He wanted to speak to Afican Americans to inspire them to spark a change in the nation. During one point in his speech he said, “We have also come to this hallowed spot to remind America of the fierce urgency of now… Now is the time to lift our nation… now is the time to make justice a reality.” He gave them hope, encouraged them to act now, and showed empathy towards them by using pronouns like “we” and “our” while speaking, making his speech more personal. Even though a lot of the people listening were black Americans and supported equality and integration, there were also people on the other side of the spectrum listening who believed in segregation and white supremacy to be true. King’s words spoke to these people by describing to them how badly black people were being treated and the sacrifices they were being forced to make by saying, “The life of the Negro is still crippled by the manacles of segregation and the chains of discrimination.” To explain further, King uses the metaphor, “America has given the Negro people a bad check, a check which has come back marked ‘insufficient
Black people and even some whites gathered at the Lincoln Memorial to take a stand against segregation. There was a total of around 200,000 people. (New York Times) Many people gave speeches, but the most famous speech was Martin’s “I Have a Dream” speech. One of the quotes of his speech was “ I have a dream that my four little children will one day live in a nation where they will not be judged by the color of their skin, but the content of their character.” This one quote inspired others and made them feel the same drive to make a difference. Martin won the Nobel Peace Prize in 1964 for his peaceful ways of protesting against segregation.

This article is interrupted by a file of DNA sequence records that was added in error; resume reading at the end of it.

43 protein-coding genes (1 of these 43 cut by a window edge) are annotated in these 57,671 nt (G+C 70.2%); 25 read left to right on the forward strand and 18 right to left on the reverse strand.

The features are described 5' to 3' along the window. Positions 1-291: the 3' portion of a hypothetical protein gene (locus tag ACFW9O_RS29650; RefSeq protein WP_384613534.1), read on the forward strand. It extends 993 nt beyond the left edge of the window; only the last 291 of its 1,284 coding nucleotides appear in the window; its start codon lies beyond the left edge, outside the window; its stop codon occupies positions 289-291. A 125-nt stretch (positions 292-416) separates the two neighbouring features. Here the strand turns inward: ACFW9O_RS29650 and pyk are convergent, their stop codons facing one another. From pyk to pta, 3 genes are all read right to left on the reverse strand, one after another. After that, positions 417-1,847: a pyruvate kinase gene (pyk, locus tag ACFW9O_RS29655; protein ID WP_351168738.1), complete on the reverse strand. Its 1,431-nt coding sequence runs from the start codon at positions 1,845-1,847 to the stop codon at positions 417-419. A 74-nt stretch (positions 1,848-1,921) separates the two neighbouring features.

Many inequalities were targeted African Americans who faced discrimination. Many people took a stand against these injustices such as Dr. Martin Luther King Jr. and President John F. Kennedy. Martin Luther King Jr. and John F. Kennedy both made speeches addressing Civil Rights and inspired more people to support their cause. Both Martin Luther King Jr. and John F. Kennedy used rhetorical strategies to emphasize the main points in their speeches. Martin Luther King Jr used repetition and parallel structure and John F. Kennedy used logos and pathos to highlight the importance of civil rights worldwide.
“Let us all hope that the dark clouds of racial prejudice will soon pass away and the deep fog of misunderstanding will be lifted from our fear-drenched communities, and in some not too distant tomorrow the radiant stars of love and brotherhood will shine over our great nation with all their scintillating beauty.” Fortunately, King’s and other people’s hope was completed but it wasn’t an easy task to do. During the time King was writing the “Letter from Birmingham Jail”, the African-American Civil Rights Movement was proceeding. Men and Women were protesting for the equal rights of “colored people”, to overcome racial injustice in the USA and Martin Luther King Jr. was a major part of it. He was one of the main leaders of this movement; this
The Reconstruction Amendments helped African Americans build an American Dream by promoting their general welfare, giving them liberty, and assuring justice for all people of color. To begin with, the Thirteenth Amendment helped the African Americans build an
The 14th Amendment was important because if played the most major factor on our society it gave each individual equality. The 14th Amendment allowed us to take this to the future and our children’s future and will forever and always live in this society even after we are long gone. To come to my conclusion I will recap some of my final thoughts about the above. First I do agree with some of the things that President Lincoln did I also love the fact he issues the Emancipation Proclamation. I do agree that a start needed to be made in reference to our slave’s freedom.
King utilizes in addition to parallelism is his use of metaphors all throughout his speech. King uses metaphor in a way to pose an idea and even an argument against any opposing forces in the crowd. As he begins his speech, King refers to president Abraham Lincoln and his Emancipation Proclamation. He says, “This momentous decree came as a great beacon light of hope to millions of Negro slaves who had been seared in the flames of withering injustice. It came as a joyous daybreak to end the long night of their captivity” (King).